MLK Day events going virtual in Amherst, Northampton

  • Members of the Amherst Regional High School Jazz Ensemble play “Blues by Five” by Red Garland during the 36th annual Dr. Martin Luther King Jr. Community Breakfast held at the middle school on Saturday, Jan. 18, 2020. From left are sophomore Rebekah Hong, senior Max Vanderleeden and juniors Saliim Saulsberry and Junior Rodriguez. GAZETTE FILE PHOTO

Staff Writer
Published: 1/13/2021 11:53:21 AM

Dr. Martin Luther King Jr.’s legacy will be celebrated in a day-long virtual gathering in Northampton, while Amherst is adjusting its usual in-person breakfast and scholarship award ceremony to a format that also promotes health and safety during the COVID-19 pandemic.

On Monday, the Resistance Center for Peace and Justice is organizing the “Uniting the Beloved Community” commemoration in honor of the civil rights pioneer. This will include an hour-long Afro-American history tour by Steve Strimer at the David Ruggles Center in Florence at 10 a.m., and convocations with live music by I-Shae, Irene, Shaikly and Kevin Sharpe, and keynote speakers Arise for Social Justice Executive Director Tanisha Arena and State Sen. Adam Gomez at noon. 

To participate, go to In addition, 11 community workshops focused on social justice from 1 to 4 p.m. can be signed up for at

Organizers, understanding the divisive socio-political environment in the United States, aim to celebrate the Movement for Black Lives and the efforts to end systemic racism, poverty and war.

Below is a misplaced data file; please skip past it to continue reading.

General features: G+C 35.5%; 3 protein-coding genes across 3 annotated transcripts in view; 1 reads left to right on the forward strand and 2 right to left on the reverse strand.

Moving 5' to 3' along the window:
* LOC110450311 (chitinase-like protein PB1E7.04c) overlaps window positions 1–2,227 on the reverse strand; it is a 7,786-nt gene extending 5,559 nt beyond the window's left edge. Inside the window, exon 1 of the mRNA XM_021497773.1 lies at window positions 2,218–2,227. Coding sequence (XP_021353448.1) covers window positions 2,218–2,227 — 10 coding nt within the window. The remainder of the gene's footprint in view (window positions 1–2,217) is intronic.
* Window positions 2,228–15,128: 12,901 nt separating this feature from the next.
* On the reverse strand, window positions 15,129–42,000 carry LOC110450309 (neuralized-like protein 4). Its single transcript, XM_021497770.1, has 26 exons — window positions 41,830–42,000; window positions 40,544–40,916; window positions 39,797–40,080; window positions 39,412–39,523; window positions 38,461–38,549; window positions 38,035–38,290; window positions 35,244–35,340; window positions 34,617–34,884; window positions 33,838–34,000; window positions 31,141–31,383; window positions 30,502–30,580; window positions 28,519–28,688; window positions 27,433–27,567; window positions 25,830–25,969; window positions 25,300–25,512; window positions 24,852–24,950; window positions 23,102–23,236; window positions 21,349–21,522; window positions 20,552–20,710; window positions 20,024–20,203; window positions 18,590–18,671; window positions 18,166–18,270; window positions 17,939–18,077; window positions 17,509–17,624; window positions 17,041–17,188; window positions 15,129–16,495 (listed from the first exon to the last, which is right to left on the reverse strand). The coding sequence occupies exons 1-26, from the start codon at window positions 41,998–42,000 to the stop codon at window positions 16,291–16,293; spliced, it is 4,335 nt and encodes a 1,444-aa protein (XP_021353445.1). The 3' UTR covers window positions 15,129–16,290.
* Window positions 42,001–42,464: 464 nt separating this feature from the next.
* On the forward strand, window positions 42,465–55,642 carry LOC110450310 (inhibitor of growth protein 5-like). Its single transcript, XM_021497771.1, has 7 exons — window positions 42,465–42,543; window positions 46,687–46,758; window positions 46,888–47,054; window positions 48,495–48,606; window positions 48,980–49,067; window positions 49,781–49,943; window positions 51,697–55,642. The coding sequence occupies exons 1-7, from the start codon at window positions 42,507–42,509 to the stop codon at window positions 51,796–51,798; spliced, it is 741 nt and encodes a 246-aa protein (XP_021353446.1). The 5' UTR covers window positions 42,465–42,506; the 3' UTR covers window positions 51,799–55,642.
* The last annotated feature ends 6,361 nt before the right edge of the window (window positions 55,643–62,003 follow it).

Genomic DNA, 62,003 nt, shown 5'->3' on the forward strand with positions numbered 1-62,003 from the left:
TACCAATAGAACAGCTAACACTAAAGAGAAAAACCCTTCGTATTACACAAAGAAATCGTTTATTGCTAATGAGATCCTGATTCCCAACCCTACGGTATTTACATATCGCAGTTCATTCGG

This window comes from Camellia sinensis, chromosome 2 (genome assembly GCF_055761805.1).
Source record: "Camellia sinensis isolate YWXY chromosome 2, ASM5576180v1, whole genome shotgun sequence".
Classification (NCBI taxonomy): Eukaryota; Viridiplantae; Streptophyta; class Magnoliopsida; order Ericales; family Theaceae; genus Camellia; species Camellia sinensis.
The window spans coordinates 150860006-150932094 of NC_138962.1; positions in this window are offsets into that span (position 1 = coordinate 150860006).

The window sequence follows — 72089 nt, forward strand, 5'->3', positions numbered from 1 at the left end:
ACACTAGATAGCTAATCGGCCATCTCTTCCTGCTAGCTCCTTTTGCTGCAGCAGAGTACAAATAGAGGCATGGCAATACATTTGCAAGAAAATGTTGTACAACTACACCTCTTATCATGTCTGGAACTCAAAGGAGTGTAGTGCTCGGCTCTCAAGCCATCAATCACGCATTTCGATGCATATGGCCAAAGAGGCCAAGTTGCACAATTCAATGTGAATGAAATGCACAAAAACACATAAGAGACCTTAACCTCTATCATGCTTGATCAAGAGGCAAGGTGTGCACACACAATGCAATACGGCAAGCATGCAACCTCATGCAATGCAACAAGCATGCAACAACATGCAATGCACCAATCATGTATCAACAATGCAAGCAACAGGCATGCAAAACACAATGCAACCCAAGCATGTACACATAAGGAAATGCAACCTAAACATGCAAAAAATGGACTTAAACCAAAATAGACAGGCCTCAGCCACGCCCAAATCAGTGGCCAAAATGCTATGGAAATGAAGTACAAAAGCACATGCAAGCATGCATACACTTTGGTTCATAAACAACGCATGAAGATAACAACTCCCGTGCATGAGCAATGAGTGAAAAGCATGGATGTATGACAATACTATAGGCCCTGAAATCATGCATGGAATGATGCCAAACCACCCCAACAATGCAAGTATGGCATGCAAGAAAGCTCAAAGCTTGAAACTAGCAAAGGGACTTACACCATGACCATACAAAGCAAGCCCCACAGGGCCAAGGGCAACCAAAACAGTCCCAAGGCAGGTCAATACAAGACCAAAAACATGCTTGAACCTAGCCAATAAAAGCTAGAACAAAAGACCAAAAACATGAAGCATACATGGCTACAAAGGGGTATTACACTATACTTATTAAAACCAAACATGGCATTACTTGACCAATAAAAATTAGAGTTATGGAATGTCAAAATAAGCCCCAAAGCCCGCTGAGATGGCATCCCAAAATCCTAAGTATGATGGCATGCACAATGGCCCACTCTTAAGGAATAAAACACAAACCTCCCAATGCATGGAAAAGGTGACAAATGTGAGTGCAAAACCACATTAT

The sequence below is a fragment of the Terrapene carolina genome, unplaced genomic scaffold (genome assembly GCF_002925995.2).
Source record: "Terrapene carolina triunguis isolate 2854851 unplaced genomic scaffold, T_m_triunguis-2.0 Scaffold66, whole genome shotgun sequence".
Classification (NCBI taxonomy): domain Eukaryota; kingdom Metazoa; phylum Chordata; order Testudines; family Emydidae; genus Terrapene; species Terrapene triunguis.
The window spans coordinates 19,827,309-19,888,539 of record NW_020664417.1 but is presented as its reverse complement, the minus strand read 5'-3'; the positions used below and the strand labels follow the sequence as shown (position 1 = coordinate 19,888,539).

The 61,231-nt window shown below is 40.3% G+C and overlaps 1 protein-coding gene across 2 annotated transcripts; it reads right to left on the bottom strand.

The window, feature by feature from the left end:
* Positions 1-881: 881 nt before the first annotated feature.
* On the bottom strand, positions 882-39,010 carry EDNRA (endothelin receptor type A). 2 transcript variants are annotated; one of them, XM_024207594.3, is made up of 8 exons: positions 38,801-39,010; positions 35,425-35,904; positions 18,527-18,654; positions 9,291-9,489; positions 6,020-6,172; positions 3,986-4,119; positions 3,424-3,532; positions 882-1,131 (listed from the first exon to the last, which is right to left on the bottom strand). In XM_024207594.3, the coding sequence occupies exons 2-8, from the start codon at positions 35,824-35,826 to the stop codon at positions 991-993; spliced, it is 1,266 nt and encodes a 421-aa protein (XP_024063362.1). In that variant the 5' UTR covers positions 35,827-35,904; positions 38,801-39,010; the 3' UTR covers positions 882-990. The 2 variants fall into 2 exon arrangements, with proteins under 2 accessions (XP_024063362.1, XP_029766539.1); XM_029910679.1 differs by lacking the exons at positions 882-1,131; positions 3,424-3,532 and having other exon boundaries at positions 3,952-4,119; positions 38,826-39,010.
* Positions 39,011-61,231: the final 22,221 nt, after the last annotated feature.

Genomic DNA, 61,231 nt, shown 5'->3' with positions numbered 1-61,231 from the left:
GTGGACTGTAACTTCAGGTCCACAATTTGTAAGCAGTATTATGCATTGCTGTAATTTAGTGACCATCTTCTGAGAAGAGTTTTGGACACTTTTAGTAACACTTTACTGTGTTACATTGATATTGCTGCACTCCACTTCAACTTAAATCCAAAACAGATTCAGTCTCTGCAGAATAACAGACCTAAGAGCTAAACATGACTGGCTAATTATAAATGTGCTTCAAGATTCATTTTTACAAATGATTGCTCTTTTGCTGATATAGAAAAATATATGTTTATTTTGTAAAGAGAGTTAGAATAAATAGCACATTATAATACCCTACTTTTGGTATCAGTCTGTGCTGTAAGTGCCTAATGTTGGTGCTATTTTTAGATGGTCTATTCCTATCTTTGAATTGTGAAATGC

The workshops are being led by regional groups such as Black and Brown Wall Street, NuclearBan.US, the Springfield Climate Justice Coalition, Springfield No One Leaves and the Western Mass Area Labor Federation. 

Amherst events

In Amherst on Saturday, the breakfast that has been held annually since 1984, serving as a fundraiser for scholarships for high school seniors who show passion for social justice, is canceled.

But the MLK Jr. Breakfast Committee, with the assistance of Amherst Media, will be broadcasting portions of breakfasts from the past, which include guest speakers who have talked about King’s life and inspiration, youth musical performances, and songs from the Amherst Area Gospel Choir. 

Vira Douangmany Cage, a member of Amherst Media’s board, said that staff at the nonprofit is working to put together these excerpts, with plans to have some newly recorded comments, including from Latoyia Edwards, a Boston television anchor who gave the keynote speech in 2004. 

A process will also be launched, with appeals inserted to the broadcast, for making sure scholarships can be awarded this spring, said Richmond Ampuiah-Bonney, chairman of the MLK Committee of Amherst. This kicked off recently when William Strickland, a retired University of Massachusetts professor and member of Amherst Media, donated $1,000.

People are encouraged to continue to support these scholarships by sending donations to the MLK Committee of Amherst, P.O. Box 3211, Amherst, 01004-3211

Also in Amherst, the Human Rights Commission is holding a virtual bell-ringing ceremony and reading of the 2021 Rev. Dr. Martin Luther King Jr. Proclamation.

The community song, readings and discussions take place at 5:30 p.m. Friday at

Scott Merzbach can be reached at

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